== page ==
Surgeon in focus – Alok Sharan

Surgeon in focus – Alok Sharan

Alok Sharan is an orthopaedic spine surgeon who focuses on minimally invasive spine surgery, as well as cervical spine surgery. He is one of the leading authorities on the Awake Spinal Fusion procedure. Currently, he serves as the director for spine and orthopaedics at
NJ Spine and Wellness in New Jersey, USA

 

 

SSN: As a specialist in spine surgery, could you tell us more about your experience and training background in this field?

AS: I am an orthopaedic spine surgeon, having been in practice for 14 years. I completed my spine surgery fellowship at NYU/Hospital for Joint Diseases.

 

SSN: What drove you to choose surgery as a career – and spinal surgery in particular?

AS: Spine surgery is an evolving field. There are still many aspects of spinal disorders that remain unanswered. I enjoy the challenge of performing a surgery that can deliver a great impact on patient care, while being involved in a field that continues to evolve.

 

SSN: You have pioneered the awake spinal fusion procedure. Can you tell us more about it?

AS: Awake spinal fusion represents the next advancement in minimally invasive spine surgery. The goal of minimally invasive surgery is to perform a spine surgery with as minimal of an incision as possible that leads to an overall faster recovery.

We performed a study a few years ago that demonstrated how profound an effect general anaesthesia had on the elderly in terms of cognition and delirium. We started moving all of our lumbar spine surgery towards regional anaesthesia, avoiding general anaesthesia.

The surgery hasn’t changed – just the anaesthesia technique. In addition, we also modified our pain management regiment to minimise opioid usage. Ultimately, awake spinal fusion is an enhanced recovery protocol that allows a patient to recover faster, mobilise quicker, while minimising opioid usage.

 

SSN: Has there been any research conducted and what have the results shown?

AS: We have presented our results in multiple forums now (AAOS/NASS). Our first major publication was recently printed and you can read the article by visiting: www.sciencedirect.com 

 

SSN: How does awake spine surgery benefit the patient experience?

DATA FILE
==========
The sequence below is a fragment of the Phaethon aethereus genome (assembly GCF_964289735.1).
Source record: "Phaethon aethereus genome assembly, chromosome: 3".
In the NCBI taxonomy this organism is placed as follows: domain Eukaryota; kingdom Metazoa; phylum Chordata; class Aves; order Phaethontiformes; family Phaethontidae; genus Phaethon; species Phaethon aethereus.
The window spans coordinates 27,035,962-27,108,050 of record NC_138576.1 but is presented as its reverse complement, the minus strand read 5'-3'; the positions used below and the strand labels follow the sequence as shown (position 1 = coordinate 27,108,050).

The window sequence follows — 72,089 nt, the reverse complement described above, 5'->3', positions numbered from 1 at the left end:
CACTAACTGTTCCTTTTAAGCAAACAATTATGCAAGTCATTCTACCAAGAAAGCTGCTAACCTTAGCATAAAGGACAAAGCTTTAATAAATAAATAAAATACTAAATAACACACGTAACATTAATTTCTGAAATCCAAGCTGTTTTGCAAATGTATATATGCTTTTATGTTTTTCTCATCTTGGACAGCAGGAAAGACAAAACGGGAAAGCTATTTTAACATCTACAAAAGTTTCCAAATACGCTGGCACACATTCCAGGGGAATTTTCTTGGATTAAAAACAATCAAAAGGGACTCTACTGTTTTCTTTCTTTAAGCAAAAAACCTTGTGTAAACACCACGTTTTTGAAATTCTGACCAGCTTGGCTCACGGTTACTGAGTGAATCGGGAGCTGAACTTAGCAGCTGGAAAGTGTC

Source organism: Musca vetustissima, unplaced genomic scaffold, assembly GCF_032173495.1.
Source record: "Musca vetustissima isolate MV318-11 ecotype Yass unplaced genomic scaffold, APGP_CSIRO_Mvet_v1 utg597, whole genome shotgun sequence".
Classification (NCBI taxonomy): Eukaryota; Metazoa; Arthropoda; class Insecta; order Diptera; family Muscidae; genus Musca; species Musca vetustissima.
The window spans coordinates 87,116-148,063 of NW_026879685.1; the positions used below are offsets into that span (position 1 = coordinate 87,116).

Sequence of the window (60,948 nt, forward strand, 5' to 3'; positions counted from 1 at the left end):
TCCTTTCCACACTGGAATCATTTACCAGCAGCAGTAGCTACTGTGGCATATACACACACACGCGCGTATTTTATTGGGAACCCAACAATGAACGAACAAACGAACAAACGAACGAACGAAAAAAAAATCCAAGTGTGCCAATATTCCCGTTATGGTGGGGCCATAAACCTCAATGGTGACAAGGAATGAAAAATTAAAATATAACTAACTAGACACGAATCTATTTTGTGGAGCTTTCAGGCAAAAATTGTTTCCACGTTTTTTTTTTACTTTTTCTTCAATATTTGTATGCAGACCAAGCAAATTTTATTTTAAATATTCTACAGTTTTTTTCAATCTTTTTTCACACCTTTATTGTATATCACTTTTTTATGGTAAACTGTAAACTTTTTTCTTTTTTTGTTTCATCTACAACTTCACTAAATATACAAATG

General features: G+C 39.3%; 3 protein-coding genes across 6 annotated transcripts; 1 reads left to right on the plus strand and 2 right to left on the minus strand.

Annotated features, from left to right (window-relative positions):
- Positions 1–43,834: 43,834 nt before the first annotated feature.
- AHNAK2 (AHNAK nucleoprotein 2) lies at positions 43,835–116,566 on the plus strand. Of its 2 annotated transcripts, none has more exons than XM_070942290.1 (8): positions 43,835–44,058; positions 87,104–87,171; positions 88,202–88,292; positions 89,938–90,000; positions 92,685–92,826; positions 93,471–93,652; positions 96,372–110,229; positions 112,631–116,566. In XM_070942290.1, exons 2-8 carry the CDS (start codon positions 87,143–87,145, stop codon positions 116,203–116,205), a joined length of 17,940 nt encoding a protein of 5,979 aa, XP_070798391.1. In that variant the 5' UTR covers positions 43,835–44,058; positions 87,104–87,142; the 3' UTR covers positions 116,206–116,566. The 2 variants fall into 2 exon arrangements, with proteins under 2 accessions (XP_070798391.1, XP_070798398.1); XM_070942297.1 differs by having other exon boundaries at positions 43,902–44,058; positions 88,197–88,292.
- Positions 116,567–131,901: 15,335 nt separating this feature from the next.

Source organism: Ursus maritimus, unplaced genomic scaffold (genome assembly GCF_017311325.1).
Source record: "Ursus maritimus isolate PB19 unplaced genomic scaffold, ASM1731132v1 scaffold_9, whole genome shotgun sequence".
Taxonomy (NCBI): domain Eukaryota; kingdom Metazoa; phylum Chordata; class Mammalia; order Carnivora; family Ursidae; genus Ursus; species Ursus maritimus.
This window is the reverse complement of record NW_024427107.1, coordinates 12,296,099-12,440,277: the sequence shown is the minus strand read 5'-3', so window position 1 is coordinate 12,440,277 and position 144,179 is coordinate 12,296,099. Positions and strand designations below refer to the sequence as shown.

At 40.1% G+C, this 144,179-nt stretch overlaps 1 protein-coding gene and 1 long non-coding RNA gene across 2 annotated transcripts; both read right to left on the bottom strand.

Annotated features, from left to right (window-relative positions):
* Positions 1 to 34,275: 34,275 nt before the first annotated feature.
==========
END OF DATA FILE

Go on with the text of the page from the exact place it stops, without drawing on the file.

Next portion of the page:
AS: Improving the patient experience will be the next great challenge in spine surgery. Spine surgeons will soon have to face the reality that the consumer and patient have changed. Patients want to have their pain taken care of quickly, in a minimally invasive and less destructive manner. 

Using our awake spinal fusion protocol, we find that patients are less likely to feel nausea/vomiting after surgery. Since many patients do not take narcotics, they do not feel constipated. Overall these things lend itself to a better experience.

We are currently experimenting with different methods to improve the experience during surgery. Many of our patients come into the operating room with headphones to listen to music. We are finding that these patients come out of the OR with less fear and anxiety, which is leading to an overall improved surgical experience.

 

SSN: Is it suitable for any type of patient requiring lumbar spine surgery?

AS: At this point, we are performing awake spine surgery on the majority of our lumbar spine surgeries. The only patients that cannot handle this are the ones who cannot tolerate being prone for two to three hours.

 

SSN: What are the advantages of using this technique?

AS: Avoiding general anaesthesia, especially in the elderly, leads to tremendous improvements in post-op recovery. We are finding that our patients have less nausea and vomiting after surgery. In addition, since many patients are off narcotics, they are less constipated. Their recovery is overall faster.

 

SSN: How could this change the future of minimally invasive spine surgery?

AS: As spine surgery moves away from inpatient towards outpatient, we have to begin to look at all the factors that lead a patient to stay in the hospital after their surgery. We believe that avoiding general anaesthesia, using some new regional blocks in the spine, can enable many lumbar procedures to be done on an outpatient basis.

 

SSN: How do you think the future looks in the field of spine surgery?

AS:  The future of spine surgery is bright. As the population gets older, it is clear that there will be a greater demand for spine surgeries. There are tremendous advancements currently in the field including robots and navigation. As spine surgery becomes safer and ultimately a better experience, there will be a greater demand from patients who want to get their life back quicker.

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